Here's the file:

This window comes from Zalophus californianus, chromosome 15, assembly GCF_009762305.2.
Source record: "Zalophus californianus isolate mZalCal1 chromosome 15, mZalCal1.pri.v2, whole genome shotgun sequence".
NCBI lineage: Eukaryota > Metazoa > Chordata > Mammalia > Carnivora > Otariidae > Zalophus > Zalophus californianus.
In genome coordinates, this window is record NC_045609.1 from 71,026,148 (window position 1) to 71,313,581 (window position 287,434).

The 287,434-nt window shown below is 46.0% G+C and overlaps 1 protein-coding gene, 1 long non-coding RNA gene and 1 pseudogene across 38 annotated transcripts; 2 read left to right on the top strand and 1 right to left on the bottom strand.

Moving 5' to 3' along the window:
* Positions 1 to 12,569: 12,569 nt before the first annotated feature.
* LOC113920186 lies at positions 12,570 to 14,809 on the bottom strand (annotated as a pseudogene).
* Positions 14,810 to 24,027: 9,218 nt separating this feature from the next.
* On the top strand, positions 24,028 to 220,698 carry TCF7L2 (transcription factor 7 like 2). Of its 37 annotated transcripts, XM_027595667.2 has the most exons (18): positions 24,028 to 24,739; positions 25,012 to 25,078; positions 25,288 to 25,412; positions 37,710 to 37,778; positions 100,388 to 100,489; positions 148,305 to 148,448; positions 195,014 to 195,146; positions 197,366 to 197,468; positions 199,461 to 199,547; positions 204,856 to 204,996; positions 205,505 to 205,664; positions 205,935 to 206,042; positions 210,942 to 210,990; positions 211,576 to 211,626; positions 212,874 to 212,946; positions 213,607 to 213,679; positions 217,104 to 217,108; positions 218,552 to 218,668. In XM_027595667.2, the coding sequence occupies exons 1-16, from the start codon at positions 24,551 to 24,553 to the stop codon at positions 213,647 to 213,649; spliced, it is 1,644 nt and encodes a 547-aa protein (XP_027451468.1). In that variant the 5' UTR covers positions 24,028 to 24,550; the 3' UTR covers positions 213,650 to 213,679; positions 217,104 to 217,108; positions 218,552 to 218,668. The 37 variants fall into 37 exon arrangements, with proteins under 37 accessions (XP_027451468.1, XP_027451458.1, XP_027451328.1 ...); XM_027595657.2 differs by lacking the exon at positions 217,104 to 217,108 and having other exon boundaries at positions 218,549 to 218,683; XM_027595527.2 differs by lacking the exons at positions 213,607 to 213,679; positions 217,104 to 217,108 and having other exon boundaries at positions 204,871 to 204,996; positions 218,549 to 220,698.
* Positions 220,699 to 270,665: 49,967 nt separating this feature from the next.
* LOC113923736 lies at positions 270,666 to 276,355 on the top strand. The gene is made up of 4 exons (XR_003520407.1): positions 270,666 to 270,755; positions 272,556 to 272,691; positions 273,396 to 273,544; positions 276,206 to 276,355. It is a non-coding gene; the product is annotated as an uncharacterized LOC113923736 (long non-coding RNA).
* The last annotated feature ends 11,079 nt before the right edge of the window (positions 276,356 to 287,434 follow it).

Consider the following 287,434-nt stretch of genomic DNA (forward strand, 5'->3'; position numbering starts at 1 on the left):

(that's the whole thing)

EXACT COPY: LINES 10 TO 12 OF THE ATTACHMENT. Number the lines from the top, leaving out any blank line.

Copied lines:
* On the top strand, positions 24,028 to 220,698 carry TCF7L2 (transcription factor 7 like 2). Of its 37 annotated transcripts, XM_027595667.2 has the most exons (18): positions 24,028 to 24,739; positions 25,012 to 25,078; positions 25,288 to 25,412; positions 37,710 to 37,778; positions 100,388 to 100,489; positions 148,305 to 148,448; positions 195,014 to 195,146; positions 197,366 to 197,468; positions 199,461 to 199,547; positions 204,856 to 204,996; positions 205,505 to 205,664; positions 205,935 to 206,042; positions 210,942 to 210,990; positions 211,576 to 211,626; positions 212,874 to 212,946; positions 213,607 to 213,679; positions 217,104 to 217,108; positions 218,552 to 218,668. In XM_027595667.2, the coding sequence occupies exons 1-16, from the start codon at positions 24,551 to 24,553 to the stop codon at positions 213,647 to 213,649; spliced, it is 1,644 nt and encodes a 547-aa protein (XP_027451468.1). In that variant the 5' UTR covers positions 24,028 to 24,550; the 3' UTR covers positions 213,650 to 213,679; positions 217,104 to 217,108; positions 218,552 to 218,668. The 37 variants fall into 37 exon arrangements, with proteins under 37 accessions (XP_027451468.1, XP_027451458.1, XP_027451328.1 ...); XM_027595657.2 differs by lacking the exon at positions 217,104 to 217,108 and having other exon boundaries at positions 218,549 to 218,683; XM_027595527.2 differs by lacking the exons at positions 213,607 to 213,679; positions 217,104 to 217,108 and having other exon boundaries at positions 204,871 to 204,996; positions 218,549 to 220,698.
* Positions 220,699 to 270,665: 49,967 nt separating this feature from the next.
* LOC113923736 lies at positions 270,666 to 276,355 on the top strand. The gene is made up of 4 exons (XR_003520407.1): positions 270,666 to 270,755; positions 272,556 to 272,691; positions 273,396 to 273,544; positions 276,206 to 276,355. It is a non-coding gene; the product is annotated as an uncharacterized LOC113923736 (long non-coding RNA).